What exactly is the nation-State that would be threatened by sanctuary? Sanctuary is not an emergency. If anything, sanctuary is holy. Sanctuary is a time and space in which the human can be recognized and sustained. “I’m a human.”

Sanctuary haunts the State of fear.

 

(Video Credit: YouTube / Texas Impact)

Prisoners die in agony, begging and screaming for care

Amy Lynn Cowling went for a drive on Christmas Eve, 2010. 33 years old, a grandmother of a one-day old child, bipolar, methadone dependent, and with only one kidney, Amy Lynn Cowling went for a drive in East Texas, where she was picked up for speeding, then arrested for some outstanding warrants on minor theft charges and traffic violations. Five days later, in the Gregg County Jail, after a day of wailing and seizures, of excruciating pain and suffering, of agony, Amy Lynn Cowling died. Amy Lynn Cowling died after five days of her family begging and pleading with the prison staff to make sure they gave her the life sustaining medicines she needed. The pills were just down the hall, in Amy Lynn Cowling’s purse, in the jail storage room. Nobody went, nobody came. Amy Lynn Cowling died.

Gregg County Jail is `troubled’. Since 2005, nine prisoners have died there, one of suicide, eight from `health conditions.’ Prisoners are dying, and prisoners are coming out hurt and injured. Across the country and across the world. Some suggest that Amy Lynn Cowling’s death `exposes health care problems in local jails.’ History suggests otherwise.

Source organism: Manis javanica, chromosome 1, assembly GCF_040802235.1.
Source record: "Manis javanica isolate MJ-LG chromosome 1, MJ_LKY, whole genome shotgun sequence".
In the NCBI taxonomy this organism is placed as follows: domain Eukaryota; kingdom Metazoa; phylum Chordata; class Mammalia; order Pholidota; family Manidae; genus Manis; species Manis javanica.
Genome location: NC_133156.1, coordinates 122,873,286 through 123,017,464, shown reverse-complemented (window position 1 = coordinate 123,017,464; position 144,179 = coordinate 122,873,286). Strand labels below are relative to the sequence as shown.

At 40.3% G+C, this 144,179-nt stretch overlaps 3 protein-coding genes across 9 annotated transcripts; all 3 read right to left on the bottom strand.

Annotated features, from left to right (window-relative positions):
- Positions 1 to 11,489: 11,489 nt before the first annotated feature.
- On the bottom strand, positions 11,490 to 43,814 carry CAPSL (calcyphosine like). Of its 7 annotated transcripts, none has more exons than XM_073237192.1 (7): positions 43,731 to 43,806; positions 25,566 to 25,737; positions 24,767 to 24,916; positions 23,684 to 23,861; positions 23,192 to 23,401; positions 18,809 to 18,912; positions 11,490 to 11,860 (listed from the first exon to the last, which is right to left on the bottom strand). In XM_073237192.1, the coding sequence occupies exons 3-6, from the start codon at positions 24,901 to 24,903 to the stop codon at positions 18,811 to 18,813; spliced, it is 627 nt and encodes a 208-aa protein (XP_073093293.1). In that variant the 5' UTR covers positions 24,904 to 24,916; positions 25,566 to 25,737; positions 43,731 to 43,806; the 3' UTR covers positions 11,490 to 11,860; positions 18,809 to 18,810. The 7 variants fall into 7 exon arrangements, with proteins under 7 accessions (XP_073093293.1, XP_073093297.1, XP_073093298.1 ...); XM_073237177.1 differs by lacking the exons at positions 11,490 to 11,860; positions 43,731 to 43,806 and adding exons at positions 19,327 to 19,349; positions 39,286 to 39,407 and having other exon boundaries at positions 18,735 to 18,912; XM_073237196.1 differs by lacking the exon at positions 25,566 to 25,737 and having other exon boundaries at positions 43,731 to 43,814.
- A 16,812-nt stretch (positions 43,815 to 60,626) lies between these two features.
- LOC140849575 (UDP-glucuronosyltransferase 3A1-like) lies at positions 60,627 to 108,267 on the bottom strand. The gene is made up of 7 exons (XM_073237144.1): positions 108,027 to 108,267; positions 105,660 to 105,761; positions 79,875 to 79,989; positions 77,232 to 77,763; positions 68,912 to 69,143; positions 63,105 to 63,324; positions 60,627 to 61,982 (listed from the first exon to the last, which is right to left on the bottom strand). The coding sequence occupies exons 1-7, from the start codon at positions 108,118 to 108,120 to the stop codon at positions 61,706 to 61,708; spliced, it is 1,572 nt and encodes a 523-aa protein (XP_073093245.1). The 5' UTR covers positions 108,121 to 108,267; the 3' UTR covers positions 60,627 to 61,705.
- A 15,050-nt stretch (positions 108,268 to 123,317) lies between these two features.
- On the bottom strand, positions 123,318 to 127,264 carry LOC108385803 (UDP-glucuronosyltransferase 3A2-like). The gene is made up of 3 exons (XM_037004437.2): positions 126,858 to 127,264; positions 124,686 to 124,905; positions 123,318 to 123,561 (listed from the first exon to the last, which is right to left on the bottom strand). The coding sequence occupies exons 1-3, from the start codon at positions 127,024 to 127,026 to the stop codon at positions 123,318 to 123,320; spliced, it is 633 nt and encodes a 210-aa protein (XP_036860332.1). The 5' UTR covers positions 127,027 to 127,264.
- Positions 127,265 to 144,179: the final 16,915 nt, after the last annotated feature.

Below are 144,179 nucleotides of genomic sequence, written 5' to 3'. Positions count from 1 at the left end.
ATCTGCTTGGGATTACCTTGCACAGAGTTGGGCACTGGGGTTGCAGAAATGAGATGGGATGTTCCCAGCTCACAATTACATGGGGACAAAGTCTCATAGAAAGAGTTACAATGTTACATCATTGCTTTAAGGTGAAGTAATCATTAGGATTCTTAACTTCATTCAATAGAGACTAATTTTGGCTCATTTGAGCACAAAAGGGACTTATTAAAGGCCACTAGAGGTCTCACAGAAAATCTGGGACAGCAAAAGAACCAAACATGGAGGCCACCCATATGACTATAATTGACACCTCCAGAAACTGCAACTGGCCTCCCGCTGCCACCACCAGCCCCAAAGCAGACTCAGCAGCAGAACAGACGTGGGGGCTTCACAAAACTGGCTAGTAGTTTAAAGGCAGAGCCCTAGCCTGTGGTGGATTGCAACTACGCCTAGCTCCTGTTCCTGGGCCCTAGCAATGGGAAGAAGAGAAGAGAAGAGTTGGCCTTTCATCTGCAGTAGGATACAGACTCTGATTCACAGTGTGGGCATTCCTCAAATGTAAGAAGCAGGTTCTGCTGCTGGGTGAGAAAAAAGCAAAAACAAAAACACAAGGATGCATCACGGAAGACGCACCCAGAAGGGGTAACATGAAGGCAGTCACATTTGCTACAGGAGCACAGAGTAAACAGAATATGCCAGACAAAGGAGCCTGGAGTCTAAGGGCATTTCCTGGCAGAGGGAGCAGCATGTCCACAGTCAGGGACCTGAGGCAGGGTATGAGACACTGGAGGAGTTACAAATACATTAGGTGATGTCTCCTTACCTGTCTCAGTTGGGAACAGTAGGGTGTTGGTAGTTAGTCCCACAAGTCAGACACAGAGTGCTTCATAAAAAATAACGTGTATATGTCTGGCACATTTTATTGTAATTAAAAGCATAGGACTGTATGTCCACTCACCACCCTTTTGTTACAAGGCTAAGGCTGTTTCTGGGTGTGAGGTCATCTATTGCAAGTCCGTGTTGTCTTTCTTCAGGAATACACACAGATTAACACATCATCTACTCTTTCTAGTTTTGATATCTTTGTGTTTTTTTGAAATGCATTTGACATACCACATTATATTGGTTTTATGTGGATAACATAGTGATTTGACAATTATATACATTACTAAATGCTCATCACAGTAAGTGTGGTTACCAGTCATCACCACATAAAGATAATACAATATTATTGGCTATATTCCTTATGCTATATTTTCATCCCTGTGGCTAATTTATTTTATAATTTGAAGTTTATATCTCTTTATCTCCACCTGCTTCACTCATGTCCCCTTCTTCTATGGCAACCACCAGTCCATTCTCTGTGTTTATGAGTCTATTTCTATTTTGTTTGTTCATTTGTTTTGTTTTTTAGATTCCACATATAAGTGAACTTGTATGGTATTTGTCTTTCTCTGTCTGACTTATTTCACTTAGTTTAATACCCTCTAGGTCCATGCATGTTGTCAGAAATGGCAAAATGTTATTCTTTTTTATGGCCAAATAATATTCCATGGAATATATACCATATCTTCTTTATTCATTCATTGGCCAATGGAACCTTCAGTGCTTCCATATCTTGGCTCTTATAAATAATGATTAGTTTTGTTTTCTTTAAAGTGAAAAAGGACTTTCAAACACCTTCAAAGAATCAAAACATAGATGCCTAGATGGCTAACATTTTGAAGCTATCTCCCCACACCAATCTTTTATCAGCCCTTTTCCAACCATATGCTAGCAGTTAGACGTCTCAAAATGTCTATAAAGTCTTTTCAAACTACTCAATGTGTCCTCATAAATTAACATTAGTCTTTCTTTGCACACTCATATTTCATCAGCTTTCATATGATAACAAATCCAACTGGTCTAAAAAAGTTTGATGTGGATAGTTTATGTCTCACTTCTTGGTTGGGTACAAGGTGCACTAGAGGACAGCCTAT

Ashley Ellis was twenty-one years old when she went for a drive one night, in 2007, in Rutland, Vermont. She hit a motorcycle and partially paralyzed its driver. Two years later, she was convicted of misdemeanor negligence. Ellis was sent to the Northwest State Correctional Facility in Swanton, Vermont.

In the two years between the accident and the sentencing, Ellis had gone from120 pounds to 86. She was depressed. She was under treatment for anorexia. This treatment required her to take regular potassium pills. She told the staff at the prison. Ellis’s doctor faxed the prison all the necessary information concerning her illness and treatment. At that time, the prison health services were outsourced to a private corporation, Prison Health Services, or PHS.

Ashley Ellis told the Prison Health Service staff that she needed the potassium pills, to live. They said they were out, they give her food, they did not provide the pills. After two days in prison, Ashley Ellis died. That was August 2009. In January 2010 Vermont suspended its contract with Prison Health Service, because the contract had `expired’. Prison Health Service advised its employees not to speak to anyone. The investigation went nowhere.

The medical examiner found that Ashley Ellis had died in part because of denial of access to medication. As we noted last year, a similar case occurred in New York, at about the same time. Chuneice Patterson, a prisoner in the Onondaga County Justice Center, in Syracuse, New York, screamed, writhed for nine hours in pain before dying of an ectopic pregnancy. She pressed the emergency button. Nobody came.

The New York State Commission of Correction concluded: “Chuneice Patterson was a twenty-one year old black woman who died on 11/12/09 at 8:30 a.m. from a ruptured ectopic pregnancy while in the custody of the Onondaga County Sherriff at the Onondaga County Justice Center….Had Ms. Patterson received adequate and competent medical care, her death would have been prevented.”